Since its original publication twenty years ago Rian Malan’s classic work of narrative nonfiction My Traitor’s Heart has earned its author comparisons to masters of literary nonfiction like Michael Herr and Ryszard Kapuscinski.
The Lion Sleeps Tonight is Malan’s remarkable chronicle of South Africa’s halting steps and missteps, taken as blacks and whites try to build a new country. Some of the essays previously appeared in a collection published only in South Africa, Resident Alien, but others are collected here for the first time. The collection comprises twenty-three pieces; the title story investigates the provenance of the world famous song The Lion Sleeps Tonight,” which Malan traces back to a Zulu singer named Solomon Linda who recorded a song called Mbube” in the 1930s, which went on to be covered by Pete Seeger, REM, and Phish, and was incorporated into the musical The Lion King.” In other stories, Malan follows the trial of Winnie Mandela and plunges into the explosive controversy over President Mbeki’s AIDS policies of the 1990s.
The stories, combined with Malan’s sardonic interstitial commentary, offer a brilliantly observed portrait of contemporary South Africa.
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Rian Malan was born in South Africa in 1954. He has pursued a 36-year career as a journalist in South Africa and the United States and is the author of My Traitor's Heart. He currently lives in South Africa.Review:
[Malan is] a master storyteller, with a gift for conjuring a sense of place and an ear for engaging dialogue. . . . His best stories take you places you have never been and introduce you to characters who in lesser hands would be caricatures. . . . Malan captures the tension between hope and despair as few others have.” The New York Review of Books
Exhibiting the same fiercely lyrical voice that made My Traitor’s Heart so compelling, the book is a beautiful, wry, often angry account of where South Africa has been and where it is going. . . . The dominant voice in a Malan story is his own wonder at the beauty, chaos and paradoxes of his continent. . . . Malan is one of the finest nonfiction writers alive, and American readers should treasure this chance to get to know him again.” The Wall Street Journal
[The Lion Sleeps Tonight] reflects the chaos, hope, and amazing stories since the end of apartheid. . . . brilliant writing on everything from the origins of the Lion King’ theme song to Mbeki’s legacy and how he blew it on AIDs. . . . Malan’s new collection spans the years between 1994 and 2008, when South Africa oscillated between the extremes of terror and ecstasy,” sometimes in the same week, as it lurched into its brave new world. Malan’s essays capture the transition in all its dysfunction and glory. . . . It’s a dizzying ride, one on which Malan serves as an expert, if somewhat curmudgeonly, guide. . . . a devilishly talented writer and storyteller.” The Daily Beast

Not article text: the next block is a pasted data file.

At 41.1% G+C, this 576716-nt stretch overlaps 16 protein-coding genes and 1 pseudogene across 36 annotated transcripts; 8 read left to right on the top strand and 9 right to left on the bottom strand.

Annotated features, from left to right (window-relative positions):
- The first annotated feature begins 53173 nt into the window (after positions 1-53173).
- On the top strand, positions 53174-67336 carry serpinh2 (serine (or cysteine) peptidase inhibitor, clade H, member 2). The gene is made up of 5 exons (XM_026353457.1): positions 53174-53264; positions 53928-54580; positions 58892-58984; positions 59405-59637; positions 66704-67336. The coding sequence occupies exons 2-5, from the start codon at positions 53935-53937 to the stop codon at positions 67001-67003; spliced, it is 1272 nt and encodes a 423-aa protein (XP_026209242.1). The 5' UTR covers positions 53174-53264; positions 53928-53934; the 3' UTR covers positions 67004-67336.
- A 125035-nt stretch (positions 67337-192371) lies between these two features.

"Top-shelf writing . . . the pages of his book begin to seem like a path strewn with rose petals." Bookforum
Malan is a great storyteller and sometime polemicist . . . a consistently vivid, energetic writer. It’s hard not to keep reading The Lion Sleeps Tonight once you've started, and even when you’re done you're likely to page back through the book in case there's something you missed.” The Mail and Guardian (South Africa)
The Lion Sleeps Tonight, quite simply, is outstandingly good.” The Daily Maverick (South Africa)
Malan is, as I think most South Africans know, an absolutely remarkable writer perhaps one of the best writers and commentators in the world.” The Daily Dispatch (South Africa)
Cynical, lively and, above all, opinionated. . . . [The Lion Sleeps Tonight] provides a fascinating glimpse of post-apartheid South Africa.” The Sunday Times (UK)
[A] startling collection of essays. . . . South Africa should treasure Malan, but it won’t. One suspects that he wouldn’t have it any other way.” The Sunday Times (UK)
[Malan] is not interested in generalizations, or political theories, or rosy speculation, or myths, or race theory, but in simple justice. . . . Malan is South Africa’s Christopher Hitchens, similarly touched with genius.” The Daily Telegraph
Malan’s sardonic narration offers a succinct picture of South Africa today.” Irish Examiner
A book ripe with horrors. But also and you can feel the astonishment in his words when he says as much strange new moments of hope. . . . Animated by anger and a savage irony, yet always controlled, clear and readable.” Sunday Herald (UK)
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Book Description Grove Press. Hardcover. Book Condition: New. 0802119905 *BRAND NEW* Ships Same Day or Next!. Bookseller Inventory # SWATI210550060
Book Description Grove Press, 2012. Hardcover. Book Condition: New. book. Bookseller Inventory # M0802119905
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Book Description Grove Press. Hardcover. Book Condition: New. 0802119905 New Condition. Bookseller Inventory # NEW7.0368604